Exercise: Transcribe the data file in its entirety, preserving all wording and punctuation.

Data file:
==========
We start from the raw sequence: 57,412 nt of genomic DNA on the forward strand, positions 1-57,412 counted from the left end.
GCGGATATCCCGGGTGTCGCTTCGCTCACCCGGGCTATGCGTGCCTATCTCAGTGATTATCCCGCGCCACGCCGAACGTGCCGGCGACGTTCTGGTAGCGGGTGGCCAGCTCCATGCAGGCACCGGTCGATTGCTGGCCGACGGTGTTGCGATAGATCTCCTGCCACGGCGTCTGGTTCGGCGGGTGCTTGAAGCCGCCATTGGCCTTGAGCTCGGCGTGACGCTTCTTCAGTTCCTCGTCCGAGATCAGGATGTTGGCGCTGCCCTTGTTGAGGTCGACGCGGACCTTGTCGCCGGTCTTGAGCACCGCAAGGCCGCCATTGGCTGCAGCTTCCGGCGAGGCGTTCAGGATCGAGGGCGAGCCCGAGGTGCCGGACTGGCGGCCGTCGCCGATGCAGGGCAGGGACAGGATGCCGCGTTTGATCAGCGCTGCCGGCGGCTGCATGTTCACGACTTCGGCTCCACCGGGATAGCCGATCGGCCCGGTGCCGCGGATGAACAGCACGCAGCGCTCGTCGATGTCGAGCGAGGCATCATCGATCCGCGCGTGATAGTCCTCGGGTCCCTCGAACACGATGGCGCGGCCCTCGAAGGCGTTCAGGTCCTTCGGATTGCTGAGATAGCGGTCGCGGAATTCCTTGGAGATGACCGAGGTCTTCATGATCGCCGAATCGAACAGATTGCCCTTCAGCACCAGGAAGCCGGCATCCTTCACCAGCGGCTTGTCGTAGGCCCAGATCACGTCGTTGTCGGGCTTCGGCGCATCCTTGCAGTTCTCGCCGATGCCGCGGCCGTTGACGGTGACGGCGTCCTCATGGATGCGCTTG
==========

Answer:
We start from the raw sequence: 57,412 nt of genomic DNA on the forward strand, positions 1-57,412 counted from the left end.
GCGGATATCCCGGGTGTCGCTTCGCTCACCCGGGCTATGCGTGCCTATCTCAGTGATTATCCCGCGCCACGCCGAACGTGCCGGCGACGTTCTGGTAGCGGGTGGCCAGCTCCATGCAGGCACCGGTCGATTGCTGGCCGACGGTGTTGCGATAGATCTCCTGCCACGGCGTCTGGTTCGGCGGGTGCTTGAAGCCGCCATTGGCCTTGAGCTCGGCGTGACGCTTCTTCAGTTCCTCGTCCGAGATCAGGATGTTGGCGCTGCCCTTGTTGAGGTCGACGCGGACCTTGTCGCCGGTCTTGAGCACCGCAAGGCCGCCATTGGCTGCAGCTTCCGGCGAGGCGTTCAGGATCGAGGGCGAGCCCGAGGTGCCGGACTGGCGGCCGTCGCCGATGCAGGGCAGGGACAGGATGCCGCGTTTGATCAGCGCTGCCGGCGGCTGCATGTTCACGACTTCGGCTCCACCGGGATAGCCGATCGGCCCGGTGCCGCGGATGAACAGCACGCAGCGCTCGTCGATGTCGAGCGAGGCATCATCGATCCGCGCGTGATAGTCCTCGGGTCCCTCGAACACGATGGCGCGGCCCTCGAAGGCGTTCAGGTCCTTCGGATTGCTGAGATAGCGGTCGCGGAATTCCTTGGAGATGACCGAGGTCTTCATGATCGCCGAATCGAACAGATTGCCCTTCAGCACCAGGAAGCCGGCATCCTTCACCAGCGGCTTGTCGTAGGCCCAGATCACGTCGTTGTCGGGCTTCGGCGCATCCTTGCAGTTCTCGCCGATGCCGCGGCCGTTGACGGTGACGGCGTCCTCATGGATGCGCTTG